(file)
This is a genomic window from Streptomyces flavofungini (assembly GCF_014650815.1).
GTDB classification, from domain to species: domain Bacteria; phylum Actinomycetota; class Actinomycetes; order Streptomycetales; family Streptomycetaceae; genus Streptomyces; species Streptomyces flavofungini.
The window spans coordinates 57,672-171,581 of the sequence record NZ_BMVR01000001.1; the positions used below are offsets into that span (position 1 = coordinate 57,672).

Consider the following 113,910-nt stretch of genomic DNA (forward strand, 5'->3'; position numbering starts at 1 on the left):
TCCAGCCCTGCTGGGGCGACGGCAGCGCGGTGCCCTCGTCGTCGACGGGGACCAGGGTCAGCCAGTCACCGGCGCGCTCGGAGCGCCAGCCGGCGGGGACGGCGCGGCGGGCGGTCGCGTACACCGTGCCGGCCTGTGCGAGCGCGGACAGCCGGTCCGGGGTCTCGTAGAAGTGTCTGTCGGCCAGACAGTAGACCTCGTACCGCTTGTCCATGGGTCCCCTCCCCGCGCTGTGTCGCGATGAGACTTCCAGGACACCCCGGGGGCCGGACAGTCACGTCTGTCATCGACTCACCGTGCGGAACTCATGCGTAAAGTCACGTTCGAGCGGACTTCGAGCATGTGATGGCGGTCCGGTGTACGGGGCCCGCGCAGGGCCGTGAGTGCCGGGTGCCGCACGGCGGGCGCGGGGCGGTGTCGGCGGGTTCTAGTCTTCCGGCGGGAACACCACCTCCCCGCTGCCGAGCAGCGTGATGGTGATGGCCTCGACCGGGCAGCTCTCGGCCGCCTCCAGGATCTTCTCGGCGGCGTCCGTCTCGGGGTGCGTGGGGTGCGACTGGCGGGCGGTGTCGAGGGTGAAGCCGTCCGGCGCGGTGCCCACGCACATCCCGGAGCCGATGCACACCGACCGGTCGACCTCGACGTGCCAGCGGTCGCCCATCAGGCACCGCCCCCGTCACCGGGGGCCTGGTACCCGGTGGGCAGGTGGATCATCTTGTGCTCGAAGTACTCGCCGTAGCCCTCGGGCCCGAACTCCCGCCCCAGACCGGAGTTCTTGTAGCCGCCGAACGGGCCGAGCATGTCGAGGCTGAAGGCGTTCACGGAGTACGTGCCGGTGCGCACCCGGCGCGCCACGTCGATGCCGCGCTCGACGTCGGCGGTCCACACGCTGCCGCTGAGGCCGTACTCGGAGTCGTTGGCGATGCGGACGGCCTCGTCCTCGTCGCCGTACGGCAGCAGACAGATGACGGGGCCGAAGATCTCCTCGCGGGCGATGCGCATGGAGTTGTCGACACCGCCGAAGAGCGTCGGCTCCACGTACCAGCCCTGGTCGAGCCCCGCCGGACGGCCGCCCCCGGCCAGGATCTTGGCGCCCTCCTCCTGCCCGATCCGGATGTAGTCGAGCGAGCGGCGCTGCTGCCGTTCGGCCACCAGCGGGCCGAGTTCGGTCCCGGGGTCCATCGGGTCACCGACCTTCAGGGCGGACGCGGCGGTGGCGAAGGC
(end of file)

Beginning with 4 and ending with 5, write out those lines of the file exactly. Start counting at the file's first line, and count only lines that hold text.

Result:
Consider the following 113,910-nt stretch of genomic DNA (forward strand, 5'->3'; position numbering starts at 1 on the left):
TCCAGCCCTGCTGGGGCGACGGCAGCGCGGTGCCCTCGTCGTCGACGGGGACCAGGGTCAGCCAGTCACCGGCGCGCTCGGAGCGCCAGCCGGCGGGGACGGCGCGGCGGGCGGTCGCGTACACCGTGCCGGCCTGTGCGAGCGCGGACAGCCGGTCCGGGGTCTCGTAGAAGTGTCTGTCGGCCAGACAGTAGACCTCGTACCGCTTGTCCATGGGTCCCCTCCCCGCGCTGTGTCGCGATGAGACTTCCAGGACACCCCGGGGGCCGGACAGTCACGTCTGTCATCGACTCACCGTGCGGAACTCATGCGTAAAGTCACGTTCGAGCGGACTTCGAGCATGTGATGGCGGTCCGGTGTACGGGGCCCGCGCAGGGCCGTGAGTGCCGGGTGCCGCACGGCGGGCGCGGGGCGGTGTCGGCGGGTTCTAGTCTTCCGGCGGGAACACCACCTCCCCGCTGCCGAGCAGCGTGATGGTGATGGCCTCGACCGGGCAGCTCTCGGCCGCCTCCAGGATCTTCTCGGCGGCGTCCGTCTCGGGGTGCGTGGGGTGCGACTGGCGGGCGGTGTCGAGGGTGAAGCCGTCCGGCGCGGTGCCCACGCACATCCCGGAGCCGATGCACACCGACCGGTCGACCTCGACGTGCCAGCGGTCGCCCATCAGGCACCGCCCCCGTCACCGGGGGCCTGGTACCCGGTGGGCAGGTGGATCATCTTGTGCTCGAAGTACTCGCCGTAGCCCTCGGGCCCGAACTCCCGCCCCAGACCGGAGTTCTTGTAGCCGCCGAACGGGCCGAGCATGTCGAGGCTGAAGGCGTTCACGGAGTACGTGCCGGTGCGCACCCGGCGCGCCACGTCGATGCCGCGCTCGACGTCGGCGGTCCACACGCTGCCGCTGAGGCCGTACTCGGAGTCGTTGGCGATGCGGACGGCCTCGTCCTCGTCGCCGTACGGCAGCAGACAGATGACGGGGCCGAAGATCTCCTCGCGGGCGATGCGCATGGAGTTGTCGACACCGCCGAAGAGCGTCGGCTCCACGTACCAGCCCTGGTCGAGCCCCGCCGGACGGCCGCCCCCGGCCAGGATCTTGGCGCCCTCCTCCTGCCCGATCCGGATGTAGTCGAGCGAGCGGCGCTGCTGCCGTTCGGCCACCAGCGGGCCGAGTTCGGTCCCGGGGTCCATCGGGTCACCGACCTTCAGGGCGGACGCGGCGGTGGCGAAGGC